Degas was such a perfectionist that the poet Mallarmé nicknamed him "the rigorous one"; he lived for drawing, was passionately interested in photography and reinvented the monotype. He used sculpture to "improve" his painting. After exhibiting Steeple Chase Scene at the salon of 1866, a painting which showed a fallen rider, Degas could have read in the press: "Like the jockey, the painter is not yet perfectly familiar with the horse." Degas wanted to progress and "to do at least as well" as that "dreadful painter Meissonier." "To achieve such perfect exactness that it gives the impression of life, you have to use three dimensions, not only because modelling requires the artist to observe things closely with more sustained concentration but because near enough will not do", he told the critic Thiebault-Sisson.
Twisting wires on a wooden plank to make the framework, Degas modelled his sculptures out of wax. He economised his material by inserting pieces of cork. An X-ray shows that Degas used a wine cork for the horse's head. His friends, the painter Gustave Moreau and Joseph Cuvelier both inspired him to model and themselves left wax statuettes. Degas' experiments with movement coincided with the discoveries made by the photographer Eadweard Muybridge, published in La Nature in 1878, and the work of Etienne-Jules Marey.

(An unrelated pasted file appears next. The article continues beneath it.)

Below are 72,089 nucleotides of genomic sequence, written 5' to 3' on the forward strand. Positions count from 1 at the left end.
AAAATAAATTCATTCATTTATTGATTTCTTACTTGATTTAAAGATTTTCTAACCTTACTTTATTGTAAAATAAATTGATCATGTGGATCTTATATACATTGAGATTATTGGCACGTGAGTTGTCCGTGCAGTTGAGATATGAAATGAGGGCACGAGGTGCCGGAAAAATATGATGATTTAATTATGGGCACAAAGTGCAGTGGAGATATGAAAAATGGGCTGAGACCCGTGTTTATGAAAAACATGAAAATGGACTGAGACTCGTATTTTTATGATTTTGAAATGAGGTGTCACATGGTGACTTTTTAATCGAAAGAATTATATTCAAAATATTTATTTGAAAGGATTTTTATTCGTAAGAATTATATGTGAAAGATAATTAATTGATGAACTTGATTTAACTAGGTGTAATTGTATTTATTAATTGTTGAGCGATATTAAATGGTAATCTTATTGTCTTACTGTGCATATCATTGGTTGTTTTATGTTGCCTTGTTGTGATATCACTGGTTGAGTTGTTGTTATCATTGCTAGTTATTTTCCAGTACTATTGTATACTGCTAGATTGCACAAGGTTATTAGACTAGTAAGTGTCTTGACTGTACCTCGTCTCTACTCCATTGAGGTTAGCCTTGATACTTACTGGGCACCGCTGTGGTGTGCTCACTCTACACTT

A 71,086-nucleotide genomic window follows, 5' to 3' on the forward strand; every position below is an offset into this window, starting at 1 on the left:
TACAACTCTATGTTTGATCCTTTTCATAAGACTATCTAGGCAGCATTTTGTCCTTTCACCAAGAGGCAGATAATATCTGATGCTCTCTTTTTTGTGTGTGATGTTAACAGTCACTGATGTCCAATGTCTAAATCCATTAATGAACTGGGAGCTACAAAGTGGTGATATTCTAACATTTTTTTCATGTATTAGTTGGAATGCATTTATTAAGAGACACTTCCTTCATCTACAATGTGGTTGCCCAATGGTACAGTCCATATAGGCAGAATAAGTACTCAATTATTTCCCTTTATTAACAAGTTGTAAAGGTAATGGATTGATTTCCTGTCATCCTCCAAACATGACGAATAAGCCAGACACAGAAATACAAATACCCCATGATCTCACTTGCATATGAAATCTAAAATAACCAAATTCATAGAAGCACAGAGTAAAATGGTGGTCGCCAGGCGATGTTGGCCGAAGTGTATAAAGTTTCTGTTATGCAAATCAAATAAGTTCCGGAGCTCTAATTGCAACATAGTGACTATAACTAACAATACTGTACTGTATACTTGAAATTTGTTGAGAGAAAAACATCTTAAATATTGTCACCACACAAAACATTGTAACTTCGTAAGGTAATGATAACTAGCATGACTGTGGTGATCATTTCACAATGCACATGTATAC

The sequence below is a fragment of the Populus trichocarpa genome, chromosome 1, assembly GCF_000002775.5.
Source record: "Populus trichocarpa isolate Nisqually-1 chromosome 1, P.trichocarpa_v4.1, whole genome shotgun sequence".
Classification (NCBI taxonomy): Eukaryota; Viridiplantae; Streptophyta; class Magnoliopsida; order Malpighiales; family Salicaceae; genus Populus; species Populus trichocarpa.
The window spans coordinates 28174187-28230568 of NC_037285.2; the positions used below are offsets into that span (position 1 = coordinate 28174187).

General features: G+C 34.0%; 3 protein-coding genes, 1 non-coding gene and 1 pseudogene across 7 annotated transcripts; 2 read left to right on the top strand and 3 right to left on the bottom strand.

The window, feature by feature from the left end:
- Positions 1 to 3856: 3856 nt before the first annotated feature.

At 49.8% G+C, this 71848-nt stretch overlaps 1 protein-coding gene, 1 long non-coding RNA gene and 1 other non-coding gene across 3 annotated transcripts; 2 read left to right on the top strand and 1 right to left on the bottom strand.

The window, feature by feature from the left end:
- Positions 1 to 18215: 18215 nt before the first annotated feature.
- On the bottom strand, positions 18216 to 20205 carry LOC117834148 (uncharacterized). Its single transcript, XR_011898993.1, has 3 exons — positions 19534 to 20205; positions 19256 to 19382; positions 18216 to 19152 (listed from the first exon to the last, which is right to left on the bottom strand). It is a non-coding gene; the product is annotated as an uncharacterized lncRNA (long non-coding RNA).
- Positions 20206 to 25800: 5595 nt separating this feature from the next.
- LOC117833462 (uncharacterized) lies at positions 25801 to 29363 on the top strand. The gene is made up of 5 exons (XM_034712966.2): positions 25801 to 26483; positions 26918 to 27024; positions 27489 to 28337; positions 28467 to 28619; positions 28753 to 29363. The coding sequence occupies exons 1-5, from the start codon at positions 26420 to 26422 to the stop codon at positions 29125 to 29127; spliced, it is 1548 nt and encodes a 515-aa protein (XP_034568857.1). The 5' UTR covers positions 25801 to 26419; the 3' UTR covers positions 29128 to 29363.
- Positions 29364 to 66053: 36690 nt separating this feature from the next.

The four wax models donated by Paul Mellon in 1956 when he bought the set now exhibited in the National Gallery of Washington – a gift he completed with the fifth wax model in 1992 – present the freshness of Degas' touch. All the bronzes were cast after his death.